An attempt was made by Yo Yo Honey Singh back in 2013 who sang a rap in Gujarati titled Achko machko . Though the song was played everywhere in Gujarat it didn’t connect with the masses as compared to the connection that Punjabi rap songs did. Hence, rappers like Badshah had stuck to Punjabi songs. But all that has changed now.
Though collaborations are happening to re-do an old song completely, the problem is that they are losing creativity. The need of the hour is to create an original regional song instead of taking a old one and remixing it.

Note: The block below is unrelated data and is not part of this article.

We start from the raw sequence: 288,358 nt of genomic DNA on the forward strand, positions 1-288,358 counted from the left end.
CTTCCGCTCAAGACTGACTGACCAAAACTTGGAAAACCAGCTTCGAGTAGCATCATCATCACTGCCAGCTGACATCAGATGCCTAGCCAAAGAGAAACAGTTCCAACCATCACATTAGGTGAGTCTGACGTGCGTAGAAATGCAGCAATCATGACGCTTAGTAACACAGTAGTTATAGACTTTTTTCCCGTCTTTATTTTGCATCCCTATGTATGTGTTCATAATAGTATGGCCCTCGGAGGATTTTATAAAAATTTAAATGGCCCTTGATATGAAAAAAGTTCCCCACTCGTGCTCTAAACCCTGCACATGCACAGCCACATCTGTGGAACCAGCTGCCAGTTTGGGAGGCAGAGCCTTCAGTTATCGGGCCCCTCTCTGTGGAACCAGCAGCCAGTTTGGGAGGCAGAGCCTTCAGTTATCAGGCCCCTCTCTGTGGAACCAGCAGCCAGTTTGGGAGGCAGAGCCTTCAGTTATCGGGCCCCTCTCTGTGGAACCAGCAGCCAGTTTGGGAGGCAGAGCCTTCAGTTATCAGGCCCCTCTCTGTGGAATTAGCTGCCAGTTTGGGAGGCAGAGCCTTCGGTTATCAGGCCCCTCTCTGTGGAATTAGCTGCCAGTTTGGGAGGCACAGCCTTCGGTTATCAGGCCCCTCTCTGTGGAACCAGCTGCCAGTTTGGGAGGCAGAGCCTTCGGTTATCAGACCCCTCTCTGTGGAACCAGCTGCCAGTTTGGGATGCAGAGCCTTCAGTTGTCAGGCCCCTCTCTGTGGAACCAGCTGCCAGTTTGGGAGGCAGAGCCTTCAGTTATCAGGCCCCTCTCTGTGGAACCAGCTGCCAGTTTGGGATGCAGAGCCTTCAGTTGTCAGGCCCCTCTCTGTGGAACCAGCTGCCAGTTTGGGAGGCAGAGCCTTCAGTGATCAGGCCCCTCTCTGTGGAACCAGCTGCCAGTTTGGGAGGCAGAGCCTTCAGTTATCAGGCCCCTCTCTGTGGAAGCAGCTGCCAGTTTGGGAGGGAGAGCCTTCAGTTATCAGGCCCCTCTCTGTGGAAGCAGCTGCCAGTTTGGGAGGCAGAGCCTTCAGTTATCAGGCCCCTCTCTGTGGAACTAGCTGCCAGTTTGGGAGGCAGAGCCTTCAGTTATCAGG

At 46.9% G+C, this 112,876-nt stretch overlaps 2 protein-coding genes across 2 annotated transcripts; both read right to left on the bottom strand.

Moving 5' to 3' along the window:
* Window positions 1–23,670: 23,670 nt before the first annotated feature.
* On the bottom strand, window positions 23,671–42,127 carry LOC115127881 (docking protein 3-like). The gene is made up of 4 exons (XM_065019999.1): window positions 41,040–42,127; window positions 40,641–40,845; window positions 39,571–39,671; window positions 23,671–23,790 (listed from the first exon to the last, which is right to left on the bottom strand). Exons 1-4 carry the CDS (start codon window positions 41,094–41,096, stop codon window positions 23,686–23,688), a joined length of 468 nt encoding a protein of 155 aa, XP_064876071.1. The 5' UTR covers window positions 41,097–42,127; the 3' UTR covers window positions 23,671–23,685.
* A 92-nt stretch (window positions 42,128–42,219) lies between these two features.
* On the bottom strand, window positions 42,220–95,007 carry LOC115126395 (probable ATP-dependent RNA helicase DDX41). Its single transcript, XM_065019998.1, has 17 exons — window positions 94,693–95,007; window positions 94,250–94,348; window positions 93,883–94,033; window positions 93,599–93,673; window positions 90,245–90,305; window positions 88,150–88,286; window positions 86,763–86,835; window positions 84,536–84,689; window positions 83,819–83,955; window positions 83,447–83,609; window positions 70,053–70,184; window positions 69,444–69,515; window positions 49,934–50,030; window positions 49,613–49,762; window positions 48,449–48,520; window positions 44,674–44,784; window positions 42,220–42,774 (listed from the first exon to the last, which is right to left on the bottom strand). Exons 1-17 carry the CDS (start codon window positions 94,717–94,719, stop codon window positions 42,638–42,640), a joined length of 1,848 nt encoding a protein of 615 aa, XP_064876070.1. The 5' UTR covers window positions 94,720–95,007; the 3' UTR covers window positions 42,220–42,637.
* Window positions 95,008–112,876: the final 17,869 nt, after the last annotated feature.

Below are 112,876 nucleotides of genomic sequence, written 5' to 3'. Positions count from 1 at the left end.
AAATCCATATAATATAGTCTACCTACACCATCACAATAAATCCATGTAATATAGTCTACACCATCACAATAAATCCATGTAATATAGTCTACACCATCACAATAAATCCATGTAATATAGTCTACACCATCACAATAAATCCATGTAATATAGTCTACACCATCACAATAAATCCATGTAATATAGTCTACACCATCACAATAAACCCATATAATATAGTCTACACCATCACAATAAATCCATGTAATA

“The remixing of old Bollywood numbers and rapping it is not creativity. People are getting bored. They want something new. When I am asked to do a remake of an old song, I tell them that I am not a DJ. I have commercial raps which I can give but not going to redo a song completely. Personally, I don’t like rapping folk songs. It requires a different treatment altogether to do justice to it. It is good to experiment but we should not corrupt the beauty of the folk music by mixing it with rap music,” Bakshi says.
(The article also got published in Pioneer Newspaper – http://www.dailypioneer.com/sunday-edition/sunday-pioneer/backpack/rap-the-regions.html).